Written by Expressing Motherhood Director Lindsay Kavet.
After a truly out of control with my three kids I just came downstairs to possibly buy some books on being a better parent. Of course I become distracted.
I checked out Rebecca Woolf’s blog , Rebecca performed pregnant with Fable in our very first show in 2008, and happened upon a post she did on Julie Blackmon.
Not only was I taken with Julie’s photos then I read her statement. It spoke right to my heart tonight and I wanted to post it here. After I post this I will re-look at her artwork and that of the older Dutch person she speaks of and try to convince my heart that this chaos is OK. Because I am struggling and tonight reading this was very comforting and it’s so beautifully done, it’s really what I hope this blog can be. A place for moms to check in to remind themselves that it’s good to honor our creative side.
This is written by Julie Blackmon:
The Dutch proverb “a Jan Steen household” originated in the 17th century and is used today to refer to a home in disarray, full of rowdy children and boisterous family gatherings. The paintings of Steen, along with those of other Dutch and Flemish genre painters, helped inspire this body of work. I am the oldest of nine children and now the mother of three. As Steen’s personal narratives of family life depicted nearly 400 yrs. ago, the conflation of art and life is an area I have explored in photographing the everyday life of my family and the lives of my sisters and their families at home. These images are both fictional and auto-biographical, and reflect not only our lives today and as children growing up in a large family, but also move beyond the documentary to explore the fantastic elements of our everyday lives, both imagined and real.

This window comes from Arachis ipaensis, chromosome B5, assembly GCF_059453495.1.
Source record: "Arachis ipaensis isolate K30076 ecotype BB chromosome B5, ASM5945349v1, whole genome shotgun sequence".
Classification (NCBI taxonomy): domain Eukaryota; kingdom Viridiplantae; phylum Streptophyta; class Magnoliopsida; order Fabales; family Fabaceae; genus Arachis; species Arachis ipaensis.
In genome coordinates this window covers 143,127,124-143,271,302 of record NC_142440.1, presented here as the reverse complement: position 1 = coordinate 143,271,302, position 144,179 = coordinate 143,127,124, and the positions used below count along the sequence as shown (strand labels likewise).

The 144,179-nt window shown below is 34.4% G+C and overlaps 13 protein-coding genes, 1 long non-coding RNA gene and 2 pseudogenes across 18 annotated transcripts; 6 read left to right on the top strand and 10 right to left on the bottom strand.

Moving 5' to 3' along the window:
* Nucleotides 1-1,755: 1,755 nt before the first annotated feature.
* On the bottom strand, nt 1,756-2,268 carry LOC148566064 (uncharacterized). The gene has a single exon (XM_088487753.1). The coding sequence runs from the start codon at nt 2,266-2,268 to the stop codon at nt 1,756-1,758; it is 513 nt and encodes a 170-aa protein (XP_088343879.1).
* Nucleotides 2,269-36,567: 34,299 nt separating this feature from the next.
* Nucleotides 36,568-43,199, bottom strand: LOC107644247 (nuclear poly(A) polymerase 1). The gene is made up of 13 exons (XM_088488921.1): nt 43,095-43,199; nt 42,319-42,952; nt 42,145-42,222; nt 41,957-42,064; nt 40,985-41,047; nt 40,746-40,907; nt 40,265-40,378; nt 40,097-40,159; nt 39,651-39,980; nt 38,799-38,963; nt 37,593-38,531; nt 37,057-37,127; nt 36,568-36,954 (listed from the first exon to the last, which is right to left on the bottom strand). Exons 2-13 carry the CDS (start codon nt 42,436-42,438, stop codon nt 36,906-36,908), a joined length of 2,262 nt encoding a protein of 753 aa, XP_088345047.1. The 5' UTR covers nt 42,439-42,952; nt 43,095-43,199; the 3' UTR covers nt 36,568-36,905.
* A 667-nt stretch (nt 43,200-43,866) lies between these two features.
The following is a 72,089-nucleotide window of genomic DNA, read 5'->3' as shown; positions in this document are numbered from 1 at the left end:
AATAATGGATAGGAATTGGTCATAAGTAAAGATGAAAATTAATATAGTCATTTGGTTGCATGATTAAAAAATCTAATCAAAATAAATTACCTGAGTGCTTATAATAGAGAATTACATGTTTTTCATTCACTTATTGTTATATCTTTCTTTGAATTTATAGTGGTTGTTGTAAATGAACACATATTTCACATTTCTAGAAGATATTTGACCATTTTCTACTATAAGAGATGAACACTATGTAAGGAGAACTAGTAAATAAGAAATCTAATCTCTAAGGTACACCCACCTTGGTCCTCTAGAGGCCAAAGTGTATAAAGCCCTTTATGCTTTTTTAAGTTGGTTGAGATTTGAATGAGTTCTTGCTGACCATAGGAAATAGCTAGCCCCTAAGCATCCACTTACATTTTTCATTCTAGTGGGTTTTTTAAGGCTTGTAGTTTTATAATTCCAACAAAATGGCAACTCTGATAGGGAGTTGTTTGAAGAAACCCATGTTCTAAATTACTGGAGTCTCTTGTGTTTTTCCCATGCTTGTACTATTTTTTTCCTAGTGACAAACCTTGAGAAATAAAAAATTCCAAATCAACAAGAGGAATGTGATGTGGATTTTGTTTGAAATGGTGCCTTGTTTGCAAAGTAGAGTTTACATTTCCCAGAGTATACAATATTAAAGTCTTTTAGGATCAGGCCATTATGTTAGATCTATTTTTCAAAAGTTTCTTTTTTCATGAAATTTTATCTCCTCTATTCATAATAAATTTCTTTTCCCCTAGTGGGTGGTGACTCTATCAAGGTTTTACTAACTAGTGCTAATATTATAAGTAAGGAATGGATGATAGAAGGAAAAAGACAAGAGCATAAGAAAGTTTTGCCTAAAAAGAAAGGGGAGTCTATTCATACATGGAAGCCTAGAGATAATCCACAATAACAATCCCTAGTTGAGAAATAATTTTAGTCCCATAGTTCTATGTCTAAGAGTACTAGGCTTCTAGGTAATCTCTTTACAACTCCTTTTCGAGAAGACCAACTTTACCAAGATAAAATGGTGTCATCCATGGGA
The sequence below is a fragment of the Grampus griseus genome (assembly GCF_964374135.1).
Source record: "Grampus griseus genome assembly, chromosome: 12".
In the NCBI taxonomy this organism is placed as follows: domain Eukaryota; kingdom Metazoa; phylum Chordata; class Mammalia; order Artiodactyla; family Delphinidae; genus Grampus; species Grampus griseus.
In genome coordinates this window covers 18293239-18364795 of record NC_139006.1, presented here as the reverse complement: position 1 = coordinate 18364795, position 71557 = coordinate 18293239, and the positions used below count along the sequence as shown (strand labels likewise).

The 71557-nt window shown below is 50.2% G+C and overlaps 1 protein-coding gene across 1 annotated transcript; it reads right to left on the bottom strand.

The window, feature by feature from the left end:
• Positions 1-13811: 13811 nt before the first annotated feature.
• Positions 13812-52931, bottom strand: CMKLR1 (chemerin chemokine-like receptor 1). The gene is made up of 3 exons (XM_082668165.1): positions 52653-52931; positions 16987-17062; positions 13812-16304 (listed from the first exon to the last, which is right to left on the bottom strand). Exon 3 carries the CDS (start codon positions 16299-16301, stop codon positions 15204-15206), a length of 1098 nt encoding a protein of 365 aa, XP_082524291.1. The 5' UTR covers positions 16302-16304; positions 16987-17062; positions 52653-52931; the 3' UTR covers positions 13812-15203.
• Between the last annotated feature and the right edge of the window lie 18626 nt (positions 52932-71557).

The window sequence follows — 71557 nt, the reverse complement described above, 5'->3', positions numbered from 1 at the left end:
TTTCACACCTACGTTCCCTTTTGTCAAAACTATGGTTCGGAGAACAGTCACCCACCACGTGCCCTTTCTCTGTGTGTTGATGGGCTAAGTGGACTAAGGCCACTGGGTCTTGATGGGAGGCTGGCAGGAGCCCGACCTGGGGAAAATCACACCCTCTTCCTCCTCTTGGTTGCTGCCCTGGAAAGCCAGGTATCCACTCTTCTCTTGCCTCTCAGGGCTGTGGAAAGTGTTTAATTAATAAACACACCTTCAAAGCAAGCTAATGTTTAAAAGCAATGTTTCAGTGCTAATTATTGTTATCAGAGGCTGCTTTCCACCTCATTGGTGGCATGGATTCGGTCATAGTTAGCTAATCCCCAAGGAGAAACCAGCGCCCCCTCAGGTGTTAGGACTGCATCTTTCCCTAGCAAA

The stress, the chaos, and the need to simultaneously escape and connect are issue that I investigate in this body of work. We live in a culture where we are both “child centered” and “self-obsessed.” The struggle between living in the moment versus escaping to another reality is intense since these two opposites strive to dominate. Caught in the swirl of soccer practices, play dates, work, and trying to find our way in our “make-over” culture, we must still create the space to find ourselves. The expectations of family life have never been more at odds with each other. These issues, as well as the relationship between the domestic landscape of the past and present, are issues I have explored in these photographs. I believe there are moments that can be found throughout any given day that bring sanctuary. It is in finding these moments amidst the stress of the everyday that my life as a mother parallels my work as an artist, and where the dynamics of family life throughout time seem remarkably unchanged. As an artist and as a mother, I believe life’s most poignant moments come from the ability to fuse fantasy and reality: to see the mythic amidst the chaos.”